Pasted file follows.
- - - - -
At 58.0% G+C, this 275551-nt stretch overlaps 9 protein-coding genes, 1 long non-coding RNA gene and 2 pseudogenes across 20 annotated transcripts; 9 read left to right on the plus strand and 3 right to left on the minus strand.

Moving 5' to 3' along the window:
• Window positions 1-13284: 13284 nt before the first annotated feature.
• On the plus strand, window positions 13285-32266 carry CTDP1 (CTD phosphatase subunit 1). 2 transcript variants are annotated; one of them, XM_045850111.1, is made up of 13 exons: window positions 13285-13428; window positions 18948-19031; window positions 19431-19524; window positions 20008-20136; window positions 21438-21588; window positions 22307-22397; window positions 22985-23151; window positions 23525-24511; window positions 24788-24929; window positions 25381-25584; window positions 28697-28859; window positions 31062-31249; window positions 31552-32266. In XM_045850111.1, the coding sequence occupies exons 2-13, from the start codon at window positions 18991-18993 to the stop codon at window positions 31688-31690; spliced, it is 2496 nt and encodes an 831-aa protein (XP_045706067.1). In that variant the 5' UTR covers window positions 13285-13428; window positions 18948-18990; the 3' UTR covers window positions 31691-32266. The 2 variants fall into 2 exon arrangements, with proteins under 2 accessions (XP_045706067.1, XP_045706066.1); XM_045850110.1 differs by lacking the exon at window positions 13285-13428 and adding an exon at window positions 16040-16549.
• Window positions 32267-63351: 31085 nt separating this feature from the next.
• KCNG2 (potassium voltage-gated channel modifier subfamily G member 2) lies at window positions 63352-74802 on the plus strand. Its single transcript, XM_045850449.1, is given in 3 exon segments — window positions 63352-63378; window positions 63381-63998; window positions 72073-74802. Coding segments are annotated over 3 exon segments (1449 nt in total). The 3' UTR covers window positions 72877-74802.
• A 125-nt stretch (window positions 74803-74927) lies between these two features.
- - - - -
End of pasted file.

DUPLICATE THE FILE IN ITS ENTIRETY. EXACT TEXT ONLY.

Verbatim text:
At 58.0% G+C, this 275551-nt stretch overlaps 9 protein-coding genes, 1 long non-coding RNA gene and 2 pseudogenes across 20 annotated transcripts; 9 read left to right on the plus strand and 3 right to left on the minus strand.

Moving 5' to 3' along the window:
• Window positions 1-13284: 13284 nt before the first annotated feature.
• On the plus strand, window positions 13285-32266 carry CTDP1 (CTD phosphatase subunit 1). 2 transcript variants are annotated; one of them, XM_045850111.1, is made up of 13 exons: window positions 13285-13428; window positions 18948-19031; window positions 19431-19524; window positions 20008-20136; window positions 21438-21588; window positions 22307-22397; window positions 22985-23151; window positions 23525-24511; window positions 24788-24929; window positions 25381-25584; window positions 28697-28859; window positions 31062-31249; window positions 31552-32266. In XM_045850111.1, the coding sequence occupies exons 2-13, from the start codon at window positions 18991-18993 to the stop codon at window positions 31688-31690; spliced, it is 2496 nt and encodes an 831-aa protein (XP_045706067.1). In that variant the 5' UTR covers window positions 13285-13428; window positions 18948-18990; the 3' UTR covers window positions 31691-32266. The 2 variants fall into 2 exon arrangements, with proteins under 2 accessions (XP_045706067.1, XP_045706066.1); XM_045850110.1 differs by lacking the exon at window positions 13285-13428 and adding an exon at window positions 16040-16549.
• Window positions 32267-63351: 31085 nt separating this feature from the next.
• KCNG2 (potassium voltage-gated channel modifier subfamily G member 2) lies at window positions 63352-74802 on the plus strand. Its single transcript, XM_045850449.1, is given in 3 exon segments — window positions 63352-63378; window positions 63381-63998; window positions 72073-74802. Coding segments are annotated over 3 exon segments (1449 nt in total). The 3' UTR covers window positions 72877-74802.
• A 125-nt stretch (window positions 74803-74927) lies between these two features.